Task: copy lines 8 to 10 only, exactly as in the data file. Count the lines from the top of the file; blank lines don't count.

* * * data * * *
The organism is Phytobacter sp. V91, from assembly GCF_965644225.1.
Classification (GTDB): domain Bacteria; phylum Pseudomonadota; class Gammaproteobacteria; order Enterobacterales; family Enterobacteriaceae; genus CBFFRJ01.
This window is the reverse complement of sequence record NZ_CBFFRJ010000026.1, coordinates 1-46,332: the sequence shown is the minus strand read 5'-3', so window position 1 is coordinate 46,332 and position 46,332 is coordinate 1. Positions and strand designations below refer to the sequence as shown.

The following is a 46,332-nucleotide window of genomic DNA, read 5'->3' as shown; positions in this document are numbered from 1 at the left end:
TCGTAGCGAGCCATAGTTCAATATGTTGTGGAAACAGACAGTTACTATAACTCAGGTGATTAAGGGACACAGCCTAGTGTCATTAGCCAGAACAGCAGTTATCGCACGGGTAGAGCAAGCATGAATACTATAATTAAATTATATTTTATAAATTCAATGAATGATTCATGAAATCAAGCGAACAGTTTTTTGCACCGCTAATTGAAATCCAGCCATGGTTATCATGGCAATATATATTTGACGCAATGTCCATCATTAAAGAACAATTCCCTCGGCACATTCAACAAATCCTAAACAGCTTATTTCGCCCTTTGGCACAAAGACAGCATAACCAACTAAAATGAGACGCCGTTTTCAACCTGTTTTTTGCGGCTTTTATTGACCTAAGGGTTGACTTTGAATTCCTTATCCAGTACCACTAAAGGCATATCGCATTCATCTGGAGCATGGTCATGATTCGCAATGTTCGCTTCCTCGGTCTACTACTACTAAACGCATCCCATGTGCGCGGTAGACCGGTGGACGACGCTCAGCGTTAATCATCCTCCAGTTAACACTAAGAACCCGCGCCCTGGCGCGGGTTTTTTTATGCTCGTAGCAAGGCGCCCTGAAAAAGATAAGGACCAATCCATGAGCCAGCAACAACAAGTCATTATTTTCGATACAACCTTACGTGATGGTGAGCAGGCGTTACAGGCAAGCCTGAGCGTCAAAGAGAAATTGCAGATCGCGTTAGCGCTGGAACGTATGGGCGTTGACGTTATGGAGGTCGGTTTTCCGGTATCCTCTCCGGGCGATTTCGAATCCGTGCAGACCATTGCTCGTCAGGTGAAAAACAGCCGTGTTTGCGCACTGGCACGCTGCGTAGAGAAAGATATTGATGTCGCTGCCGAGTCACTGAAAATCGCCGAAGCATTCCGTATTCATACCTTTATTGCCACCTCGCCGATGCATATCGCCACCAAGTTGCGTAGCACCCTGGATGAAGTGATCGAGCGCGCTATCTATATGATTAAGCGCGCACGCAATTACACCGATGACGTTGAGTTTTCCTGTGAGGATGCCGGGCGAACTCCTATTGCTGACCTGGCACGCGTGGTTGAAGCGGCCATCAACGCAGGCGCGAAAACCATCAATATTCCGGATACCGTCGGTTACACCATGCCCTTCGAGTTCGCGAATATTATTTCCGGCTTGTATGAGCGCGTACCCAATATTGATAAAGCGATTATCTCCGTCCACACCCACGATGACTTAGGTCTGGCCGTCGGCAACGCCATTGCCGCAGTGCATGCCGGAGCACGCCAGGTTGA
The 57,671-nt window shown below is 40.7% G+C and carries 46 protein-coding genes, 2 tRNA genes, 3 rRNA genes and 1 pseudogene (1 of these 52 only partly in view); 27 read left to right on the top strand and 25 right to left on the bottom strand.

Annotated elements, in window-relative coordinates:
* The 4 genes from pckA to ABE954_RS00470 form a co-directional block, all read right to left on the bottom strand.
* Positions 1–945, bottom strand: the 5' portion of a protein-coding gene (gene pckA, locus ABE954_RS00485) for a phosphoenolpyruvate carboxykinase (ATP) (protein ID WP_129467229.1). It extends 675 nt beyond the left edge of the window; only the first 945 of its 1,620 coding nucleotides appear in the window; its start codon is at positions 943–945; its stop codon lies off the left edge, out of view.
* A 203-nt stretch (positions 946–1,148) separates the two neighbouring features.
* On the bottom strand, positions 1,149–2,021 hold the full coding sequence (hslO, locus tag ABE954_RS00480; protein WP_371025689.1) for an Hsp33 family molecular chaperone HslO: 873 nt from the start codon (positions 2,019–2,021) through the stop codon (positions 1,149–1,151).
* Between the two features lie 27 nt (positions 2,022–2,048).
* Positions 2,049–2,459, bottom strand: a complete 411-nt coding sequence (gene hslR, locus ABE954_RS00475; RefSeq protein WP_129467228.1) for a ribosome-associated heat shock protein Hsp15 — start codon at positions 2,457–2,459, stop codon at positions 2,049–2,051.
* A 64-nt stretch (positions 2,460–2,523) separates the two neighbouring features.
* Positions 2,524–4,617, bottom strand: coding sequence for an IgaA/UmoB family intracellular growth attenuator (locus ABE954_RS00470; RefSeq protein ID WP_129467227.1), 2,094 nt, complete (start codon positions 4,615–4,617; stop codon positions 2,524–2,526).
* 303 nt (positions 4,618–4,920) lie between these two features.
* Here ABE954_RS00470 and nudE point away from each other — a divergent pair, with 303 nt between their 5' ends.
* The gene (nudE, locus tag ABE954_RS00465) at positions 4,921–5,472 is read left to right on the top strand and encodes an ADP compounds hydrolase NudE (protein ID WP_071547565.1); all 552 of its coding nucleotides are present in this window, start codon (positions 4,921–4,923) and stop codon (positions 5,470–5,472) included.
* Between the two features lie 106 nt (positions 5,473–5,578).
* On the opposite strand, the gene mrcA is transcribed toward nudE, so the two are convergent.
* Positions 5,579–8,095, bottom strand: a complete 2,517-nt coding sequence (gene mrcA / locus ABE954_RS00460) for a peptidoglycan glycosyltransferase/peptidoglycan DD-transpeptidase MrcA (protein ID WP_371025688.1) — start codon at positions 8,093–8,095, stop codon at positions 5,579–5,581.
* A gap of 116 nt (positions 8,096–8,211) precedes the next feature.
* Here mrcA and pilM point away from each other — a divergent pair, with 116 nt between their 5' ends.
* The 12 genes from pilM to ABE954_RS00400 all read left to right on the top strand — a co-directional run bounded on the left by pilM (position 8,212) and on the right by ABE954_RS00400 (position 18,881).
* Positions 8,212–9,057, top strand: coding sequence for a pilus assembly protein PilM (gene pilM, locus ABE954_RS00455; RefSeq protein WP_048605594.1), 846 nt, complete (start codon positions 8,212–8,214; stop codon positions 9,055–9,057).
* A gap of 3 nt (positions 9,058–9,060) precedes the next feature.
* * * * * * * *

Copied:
* The 4 genes from pckA to ABE954_RS00470 form a co-directional block, all read right to left on the bottom strand.
* Positions 1–945, bottom strand: the 5' portion of a protein-coding gene (gene pckA, locus ABE954_RS00485) for a phosphoenolpyruvate carboxykinase (ATP) (protein ID WP_129467229.1). It extends 675 nt beyond the left edge of the window; only the first 945 of its 1,620 coding nucleotides appear in the window; its start codon is at positions 943–945; its stop codon lies off the left edge, out of view.
* A 203-nt stretch (positions 946–1,148) separates the two neighbouring features.